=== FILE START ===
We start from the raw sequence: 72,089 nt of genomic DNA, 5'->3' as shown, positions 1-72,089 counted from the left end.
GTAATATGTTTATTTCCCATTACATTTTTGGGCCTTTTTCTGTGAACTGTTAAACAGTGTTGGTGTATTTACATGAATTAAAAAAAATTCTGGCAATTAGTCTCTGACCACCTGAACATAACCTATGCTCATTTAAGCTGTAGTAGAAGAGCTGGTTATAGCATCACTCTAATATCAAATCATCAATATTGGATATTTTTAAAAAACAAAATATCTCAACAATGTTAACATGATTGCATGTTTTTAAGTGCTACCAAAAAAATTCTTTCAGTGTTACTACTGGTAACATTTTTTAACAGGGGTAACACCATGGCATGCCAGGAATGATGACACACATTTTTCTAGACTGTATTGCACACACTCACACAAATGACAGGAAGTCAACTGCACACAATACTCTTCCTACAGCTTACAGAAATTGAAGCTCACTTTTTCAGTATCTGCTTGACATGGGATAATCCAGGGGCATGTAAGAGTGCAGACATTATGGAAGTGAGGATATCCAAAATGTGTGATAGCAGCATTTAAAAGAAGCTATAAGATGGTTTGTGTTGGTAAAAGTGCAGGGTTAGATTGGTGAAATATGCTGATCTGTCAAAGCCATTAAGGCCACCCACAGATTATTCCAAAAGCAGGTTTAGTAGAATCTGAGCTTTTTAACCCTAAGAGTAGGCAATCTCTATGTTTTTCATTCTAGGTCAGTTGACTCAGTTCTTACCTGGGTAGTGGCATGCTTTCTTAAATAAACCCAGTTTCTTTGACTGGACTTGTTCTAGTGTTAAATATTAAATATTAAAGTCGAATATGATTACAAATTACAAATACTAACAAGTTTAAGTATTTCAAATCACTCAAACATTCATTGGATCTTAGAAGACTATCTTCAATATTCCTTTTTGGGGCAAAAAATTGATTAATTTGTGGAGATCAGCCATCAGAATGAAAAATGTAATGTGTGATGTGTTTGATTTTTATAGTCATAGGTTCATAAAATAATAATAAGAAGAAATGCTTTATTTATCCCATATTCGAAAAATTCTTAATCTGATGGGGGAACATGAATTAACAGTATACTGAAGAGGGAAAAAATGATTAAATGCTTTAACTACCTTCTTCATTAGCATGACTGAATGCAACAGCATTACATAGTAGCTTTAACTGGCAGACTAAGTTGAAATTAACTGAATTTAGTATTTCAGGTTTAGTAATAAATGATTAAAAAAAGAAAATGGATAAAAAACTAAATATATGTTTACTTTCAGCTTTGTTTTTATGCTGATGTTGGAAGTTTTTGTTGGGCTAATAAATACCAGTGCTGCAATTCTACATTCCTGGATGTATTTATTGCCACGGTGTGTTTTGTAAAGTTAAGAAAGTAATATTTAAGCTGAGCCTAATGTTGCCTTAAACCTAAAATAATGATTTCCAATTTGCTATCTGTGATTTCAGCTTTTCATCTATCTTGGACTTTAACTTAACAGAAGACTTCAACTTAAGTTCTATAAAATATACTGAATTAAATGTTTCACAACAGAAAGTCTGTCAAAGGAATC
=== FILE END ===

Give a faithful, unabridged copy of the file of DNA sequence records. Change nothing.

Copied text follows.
We start from the raw sequence: 72,089 nt of genomic DNA, 5'->3' as shown, positions 1-72,089 counted from the left end.
GTAATATGTTTATTTCCCATTACATTTTTGGGCCTTTTTCTGTGAACTGTTAAACAGTGTTGGTGTATTTACATGAATTAAAAAAAATTCTGGCAATTAGTCTCTGACCACCTGAACATAACCTATGCTCATTTAAGCTGTAGTAGAAGAGCTGGTTATAGCATCACTCTAATATCAAATCATCAATATTGGATATTTTTAAAAAACAAAATATCTCAACAATGTTAACATGATTGCATGTTTTTAAGTGCTACCAAAAAAATTCTTTCAGTGTTACTACTGGTAACATTTTTTAACAGGGGTAACACCATGGCATGCCAGGAATGATGACACACATTTTTCTAGACTGTATTGCACACACTCACACAAATGACAGGAAGTCAACTGCACACAATACTCTTCCTACAGCTTACAGAAATTGAAGCTCACTTTTTCAGTATCTGCTTGACATGGGATAATCCAGGGGCATGTAAGAGTGCAGACATTATGGAAGTGAGGATATCCAAAATGTGTGATAGCAGCATTTAAAAGAAGCTATAAGATGGTTTGTGTTGGTAAAAGTGCAGGGTTAGATTGGTGAAATATGCTGATCTGTCAAAGCCATTAAGGCCACCCACAGATTATTCCAAAAGCAGGTTTAGTAGAATCTGAGCTTTTTAACCCTAAGAGTAGGCAATCTCTATGTTTTTCATTCTAGGTCAGTTGACTCAGTTCTTACCTGGGTAGTGGCATGCTTTCTTAAATAAACCCAGTTTCTTTGACTGGACTTGTTCTAGTGTTAAATATTAAATATTAAAGTCGAATATGATTACAAATTACAAATACTAACAAGTTTAAGTATTTCAAATCACTCAAACATTCATTGGATCTTAGAAGACTATCTTCAATATTCCTTTTTGGGGCAAAAAATTGATTAATTTGTGGAGATCAGCCATCAGAATGAAAAATGTAATGTGTGATGTGTTTGATTTTTATAGTCATAGGTTCATAAAATAATAATAAGAAGAAATGCTTTATTTATCCCATATTCGAAAAATTCTTAATCTGATGGGGGAACATGAATTAACAGTATACTGAAGAGGGAAAAAATGATTAAATGCTTTAACTACCTTCTTCATTAGCATGACTGAATGCAACAGCATTACATAGTAGCTTTAACTGGCAGACTAAGTTGAAATTAACTGAATTTAGTATTTCAGGTTTAGTAATAAATGATTAAAAAAAGAAAATGGATAAAAAACTAAATATATGTTTACTTTCAGCTTTGTTTTTATGCTGATGTTGGAAGTTTTTGTTGGGCTAATAAATACCAGTGCTGCAATTCTACATTCCTGGATGTATTTATTGCCACGGTGTGTTTTGTAAAGTTAAGAAAGTAATATTTAAGCTGAGCCTAATGTTGCCTTAAACCTAAAATAATGATTTCCAATTTGCTATCTGTGATTTCAGCTTTTCATCTATCTTGGACTTTAACTTAACAGAAGACTTCAACTTAAGTTCTATAAAATATACTGAATTAAATGTTTCACAACAGAAAGTCTGTCAAAGGAATC